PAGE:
The Catt Center reports that the Iowa Legislature will be down at least one woman when the Legislature convenes Jan. 11. The Iowa Senate will gain two women, but could lose one depending on what happens with Miller-Meeks’ seat. The Iowa House will be down three women.
When it comes to representation of women of color in public office in Iowa, numbers are extremely low. Currently, only two Black women serve in the state Legislature, both in the Iowa House: Rep. Ruth Ann Gaines and Rep. Phyllis Thede. Nationwide, women of color constitute 7.5% of the total 7,383 state legislators. That rate is better at the national level where 38.1% of the 126 women serving in the 116th U.S. Congress are women of color.
So, what’s the deal?
Kedrowski says there a few reasons why we haven’t reached gender parity in political representation:
- Imposter syndrome. “Women don’t think that they’re capable. One of the best quotes I’ve seen is in a textbook and says, ‘A woman thinks that she needs a Ph.D. in economics to look at a budget, whereas any guy who sells used cars thinks he can do it.’ And that’s really true. … We find that even highly credentialed women who have lots of formal education think that they just don’t know enough to be able to run. And that sort of thing rarely, if ever, comes out of the mouth of a man.”
- Caregiving responsibilities are at play, both with young children and aging parents. “Women’s caregiving responsibilities are much heavier than those of men. … The care work is unrelenting and unrecognized and it’s also not something that can be used as a campaign expense.”
- Women don’t see themselves as candidates for office until they are motivated by an issue. “You will hear a woman candidate say over and over again, ‘I never thought I would run for [blank]. But then something happened and I got mad and I decided that I needed to do something about it.’”
- Job flexibility. “There’s a good reason why lawmakers are usually lawyers. Because that’s a kind of job that you can do half the year. Women are not necessarily in jobs that offer that kind of flexibility.”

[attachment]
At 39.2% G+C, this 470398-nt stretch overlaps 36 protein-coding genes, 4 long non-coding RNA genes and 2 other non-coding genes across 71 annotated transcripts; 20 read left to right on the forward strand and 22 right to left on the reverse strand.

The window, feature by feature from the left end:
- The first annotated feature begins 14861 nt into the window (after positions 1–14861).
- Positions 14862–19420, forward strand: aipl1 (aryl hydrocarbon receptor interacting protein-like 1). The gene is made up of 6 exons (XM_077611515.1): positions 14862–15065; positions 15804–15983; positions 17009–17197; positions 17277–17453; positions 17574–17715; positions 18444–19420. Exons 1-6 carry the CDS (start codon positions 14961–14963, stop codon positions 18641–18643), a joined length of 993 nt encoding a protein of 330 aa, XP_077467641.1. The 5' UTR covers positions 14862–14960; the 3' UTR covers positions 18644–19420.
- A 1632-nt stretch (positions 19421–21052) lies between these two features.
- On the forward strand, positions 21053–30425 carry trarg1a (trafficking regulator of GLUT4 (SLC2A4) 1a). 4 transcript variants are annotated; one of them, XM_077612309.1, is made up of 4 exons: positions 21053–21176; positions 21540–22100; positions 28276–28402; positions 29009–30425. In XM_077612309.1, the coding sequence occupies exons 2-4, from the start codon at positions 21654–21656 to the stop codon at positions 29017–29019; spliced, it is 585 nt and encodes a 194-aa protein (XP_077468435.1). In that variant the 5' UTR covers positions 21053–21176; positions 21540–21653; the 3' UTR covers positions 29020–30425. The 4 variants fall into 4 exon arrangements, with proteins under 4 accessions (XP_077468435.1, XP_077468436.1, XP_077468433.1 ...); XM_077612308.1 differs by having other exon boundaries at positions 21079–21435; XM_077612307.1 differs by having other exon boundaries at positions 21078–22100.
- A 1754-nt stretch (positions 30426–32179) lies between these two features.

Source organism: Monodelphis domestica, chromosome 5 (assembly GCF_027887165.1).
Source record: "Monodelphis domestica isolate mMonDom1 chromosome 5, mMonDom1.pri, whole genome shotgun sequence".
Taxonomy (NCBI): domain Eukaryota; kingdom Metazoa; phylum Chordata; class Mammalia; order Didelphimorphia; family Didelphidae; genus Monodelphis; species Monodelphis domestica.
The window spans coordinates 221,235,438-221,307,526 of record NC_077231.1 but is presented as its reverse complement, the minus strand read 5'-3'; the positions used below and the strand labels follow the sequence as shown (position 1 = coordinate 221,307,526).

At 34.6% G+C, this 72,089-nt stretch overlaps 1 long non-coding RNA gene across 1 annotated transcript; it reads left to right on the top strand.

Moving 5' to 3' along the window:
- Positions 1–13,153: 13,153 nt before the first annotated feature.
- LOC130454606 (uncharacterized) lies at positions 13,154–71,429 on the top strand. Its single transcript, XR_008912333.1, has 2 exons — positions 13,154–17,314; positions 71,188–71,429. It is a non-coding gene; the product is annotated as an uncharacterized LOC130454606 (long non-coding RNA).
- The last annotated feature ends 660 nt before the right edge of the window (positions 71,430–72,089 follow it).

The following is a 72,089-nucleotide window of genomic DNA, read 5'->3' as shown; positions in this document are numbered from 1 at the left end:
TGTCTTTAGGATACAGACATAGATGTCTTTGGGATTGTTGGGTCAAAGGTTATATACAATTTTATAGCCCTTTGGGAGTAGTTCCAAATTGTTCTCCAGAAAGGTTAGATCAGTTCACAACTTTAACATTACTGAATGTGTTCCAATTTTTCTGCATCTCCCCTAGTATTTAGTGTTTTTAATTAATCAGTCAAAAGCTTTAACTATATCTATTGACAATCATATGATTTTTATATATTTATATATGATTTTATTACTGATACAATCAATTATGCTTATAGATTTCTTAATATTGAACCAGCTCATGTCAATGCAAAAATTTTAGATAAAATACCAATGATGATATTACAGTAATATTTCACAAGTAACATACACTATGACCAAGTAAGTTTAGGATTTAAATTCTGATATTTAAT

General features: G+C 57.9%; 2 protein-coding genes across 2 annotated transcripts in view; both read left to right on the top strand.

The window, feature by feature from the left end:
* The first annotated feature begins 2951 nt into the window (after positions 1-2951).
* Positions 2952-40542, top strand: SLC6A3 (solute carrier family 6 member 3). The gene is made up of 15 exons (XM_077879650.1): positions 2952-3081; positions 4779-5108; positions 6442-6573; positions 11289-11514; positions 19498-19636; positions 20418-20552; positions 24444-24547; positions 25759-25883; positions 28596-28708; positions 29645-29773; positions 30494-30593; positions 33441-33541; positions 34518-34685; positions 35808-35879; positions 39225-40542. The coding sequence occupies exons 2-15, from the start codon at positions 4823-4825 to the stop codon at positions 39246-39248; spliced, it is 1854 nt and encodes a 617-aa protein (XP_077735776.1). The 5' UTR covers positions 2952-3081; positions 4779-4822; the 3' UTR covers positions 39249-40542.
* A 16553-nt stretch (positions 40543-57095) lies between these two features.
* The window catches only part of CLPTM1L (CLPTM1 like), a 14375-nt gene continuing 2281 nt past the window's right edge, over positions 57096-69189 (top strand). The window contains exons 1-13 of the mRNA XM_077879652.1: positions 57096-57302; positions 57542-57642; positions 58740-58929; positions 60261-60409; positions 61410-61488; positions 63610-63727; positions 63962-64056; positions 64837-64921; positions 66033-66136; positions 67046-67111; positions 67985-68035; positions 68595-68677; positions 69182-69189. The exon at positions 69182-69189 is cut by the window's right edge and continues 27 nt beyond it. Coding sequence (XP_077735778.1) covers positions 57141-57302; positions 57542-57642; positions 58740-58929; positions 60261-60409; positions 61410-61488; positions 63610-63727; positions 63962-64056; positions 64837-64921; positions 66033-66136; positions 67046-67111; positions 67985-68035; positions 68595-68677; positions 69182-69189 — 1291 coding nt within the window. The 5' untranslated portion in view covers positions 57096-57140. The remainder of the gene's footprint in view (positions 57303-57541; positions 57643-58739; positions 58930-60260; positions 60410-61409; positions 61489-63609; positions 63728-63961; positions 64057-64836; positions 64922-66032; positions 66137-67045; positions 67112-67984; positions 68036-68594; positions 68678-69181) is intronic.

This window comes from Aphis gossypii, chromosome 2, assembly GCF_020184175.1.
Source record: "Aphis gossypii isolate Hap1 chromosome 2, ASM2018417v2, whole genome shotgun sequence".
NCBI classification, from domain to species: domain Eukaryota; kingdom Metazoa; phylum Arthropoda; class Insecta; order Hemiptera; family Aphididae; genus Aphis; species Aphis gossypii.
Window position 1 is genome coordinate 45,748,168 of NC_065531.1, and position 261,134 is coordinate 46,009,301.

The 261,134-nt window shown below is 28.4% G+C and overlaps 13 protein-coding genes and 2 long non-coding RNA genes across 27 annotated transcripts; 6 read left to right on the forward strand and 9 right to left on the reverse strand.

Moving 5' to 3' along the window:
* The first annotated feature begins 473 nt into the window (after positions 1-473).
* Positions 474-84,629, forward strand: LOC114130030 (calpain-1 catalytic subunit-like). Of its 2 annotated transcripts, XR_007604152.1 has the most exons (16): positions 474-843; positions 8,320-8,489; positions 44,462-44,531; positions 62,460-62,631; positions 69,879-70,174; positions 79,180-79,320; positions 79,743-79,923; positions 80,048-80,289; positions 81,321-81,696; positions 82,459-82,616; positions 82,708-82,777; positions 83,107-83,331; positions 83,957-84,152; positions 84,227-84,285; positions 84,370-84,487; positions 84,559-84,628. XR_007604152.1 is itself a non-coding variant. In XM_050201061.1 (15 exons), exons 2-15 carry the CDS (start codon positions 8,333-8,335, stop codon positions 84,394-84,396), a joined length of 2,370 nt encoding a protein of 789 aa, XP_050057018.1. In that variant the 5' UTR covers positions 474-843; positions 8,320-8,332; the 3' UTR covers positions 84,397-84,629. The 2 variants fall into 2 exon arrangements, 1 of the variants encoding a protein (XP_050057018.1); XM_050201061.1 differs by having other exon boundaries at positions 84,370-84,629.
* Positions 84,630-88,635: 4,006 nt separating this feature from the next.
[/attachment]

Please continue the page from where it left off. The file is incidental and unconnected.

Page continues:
What we can do about it
Kedrowski implores political party leaders to be intentional about recruiting women and women of color.
Secondly, she recommends that women — and anyone, for that matter — who are interested in running for office attend campaign training workshops, like Ready to Run, a nonpartisan training program that encourages women to run for elective office, position themselves for appointive office, work on a campaign or become involved in public life as leaders in their communities.
“These kinds of campaign training schools really try to demystify the process of running for office but also encourage women to think about what they bring to the table and what they know,” Kedrowski said.
Lastly, she doesn’t want women to count out running for a local board or commission.
“A lot of local governments are just crying for applicants. They’ll have vacancies and have few to no applicants at all. And they do important work and make important decisions. … It’s also something that’s easier to fit in with schedules. It could be meeting once a week or once a month, at night.”